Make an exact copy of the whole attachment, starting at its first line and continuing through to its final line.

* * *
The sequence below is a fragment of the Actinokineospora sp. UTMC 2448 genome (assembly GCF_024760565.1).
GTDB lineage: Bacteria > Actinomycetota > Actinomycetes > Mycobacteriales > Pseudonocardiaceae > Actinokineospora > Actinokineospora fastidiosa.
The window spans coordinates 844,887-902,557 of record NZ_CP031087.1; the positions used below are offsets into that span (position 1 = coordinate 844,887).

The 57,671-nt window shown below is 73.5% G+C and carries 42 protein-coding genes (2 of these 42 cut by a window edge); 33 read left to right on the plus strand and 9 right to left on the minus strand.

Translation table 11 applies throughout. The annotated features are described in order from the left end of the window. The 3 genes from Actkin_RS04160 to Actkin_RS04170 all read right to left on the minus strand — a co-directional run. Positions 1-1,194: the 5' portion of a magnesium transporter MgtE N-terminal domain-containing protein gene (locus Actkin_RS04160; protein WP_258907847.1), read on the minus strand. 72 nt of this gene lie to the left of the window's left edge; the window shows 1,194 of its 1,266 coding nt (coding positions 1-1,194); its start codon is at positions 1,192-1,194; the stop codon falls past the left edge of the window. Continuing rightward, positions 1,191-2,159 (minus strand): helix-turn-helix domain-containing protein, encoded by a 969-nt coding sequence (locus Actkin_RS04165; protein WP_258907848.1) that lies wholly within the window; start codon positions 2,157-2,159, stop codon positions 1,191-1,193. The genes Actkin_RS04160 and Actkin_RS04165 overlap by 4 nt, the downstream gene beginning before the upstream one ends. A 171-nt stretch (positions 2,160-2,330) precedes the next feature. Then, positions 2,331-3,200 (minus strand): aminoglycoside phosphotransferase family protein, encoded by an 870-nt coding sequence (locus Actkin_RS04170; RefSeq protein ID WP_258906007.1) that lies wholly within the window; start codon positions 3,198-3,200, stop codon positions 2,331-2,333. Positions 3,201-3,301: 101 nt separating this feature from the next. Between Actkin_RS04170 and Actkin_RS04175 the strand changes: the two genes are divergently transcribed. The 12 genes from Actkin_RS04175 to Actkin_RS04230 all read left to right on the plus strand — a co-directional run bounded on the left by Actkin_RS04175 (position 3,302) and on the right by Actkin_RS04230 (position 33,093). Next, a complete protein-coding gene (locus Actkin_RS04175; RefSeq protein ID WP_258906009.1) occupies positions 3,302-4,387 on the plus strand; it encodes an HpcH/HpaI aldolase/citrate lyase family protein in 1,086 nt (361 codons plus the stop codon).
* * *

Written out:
The sequence below is a fragment of the Actinokineospora sp. UTMC 2448 genome (assembly GCF_024760565.1).
GTDB lineage: Bacteria > Actinomycetota > Actinomycetes > Mycobacteriales > Pseudonocardiaceae > Actinokineospora > Actinokineospora fastidiosa.
The window spans coordinates 844,887-902,557 of record NZ_CP031087.1; the positions used below are offsets into that span (position 1 = coordinate 844,887).

The 57,671-nt window shown below is 73.5% G+C and carries 42 protein-coding genes (2 of these 42 cut by a window edge); 33 read left to right on the plus strand and 9 right to left on the minus strand.

Translation table 11 applies throughout. The annotated features are described in order from the left end of the window. The 3 genes from Actkin_RS04160 to Actkin_RS04170 all read right to left on the minus strand — a co-directional run. Positions 1-1,194: the 5' portion of a magnesium transporter MgtE N-terminal domain-containing protein gene (locus Actkin_RS04160; protein WP_258907847.1), read on the minus strand. 72 nt of this gene lie to the left of the window's left edge; the window shows 1,194 of its 1,266 coding nt (coding positions 1-1,194); its start codon is at positions 1,192-1,194; the stop codon falls past the left edge of the window. Continuing rightward, positions 1,191-2,159 (minus strand): helix-turn-helix domain-containing protein, encoded by a 969-nt coding sequence (locus Actkin_RS04165; protein WP_258907848.1) that lies wholly within the window; start codon positions 2,157-2,159, stop codon positions 1,191-1,193. The genes Actkin_RS04160 and Actkin_RS04165 overlap by 4 nt, the downstream gene beginning before the upstream one ends. A 171-nt stretch (positions 2,160-2,330) precedes the next feature. Then, positions 2,331-3,200 (minus strand): aminoglycoside phosphotransferase family protein, encoded by an 870-nt coding sequence (locus Actkin_RS04170; RefSeq protein ID WP_258906007.1) that lies wholly within the window; start codon positions 3,198-3,200, stop codon positions 2,331-2,333. Positions 3,201-3,301: 101 nt separating this feature from the next. Between Actkin_RS04170 and Actkin_RS04175 the strand changes: the two genes are divergently transcribed. The 12 genes from Actkin_RS04175 to Actkin_RS04230 all read left to right on the plus strand — a co-directional run bounded on the left by Actkin_RS04175 (position 3,302) and on the right by Actkin_RS04230 (position 33,093). Next, a complete protein-coding gene (locus Actkin_RS04175; RefSeq protein ID WP_258906009.1) occupies positions 3,302-4,387 on the plus strand; it encodes an HpcH/HpaI aldolase/citrate lyase family protein in 1,086 nt (361 codons plus the stop codon).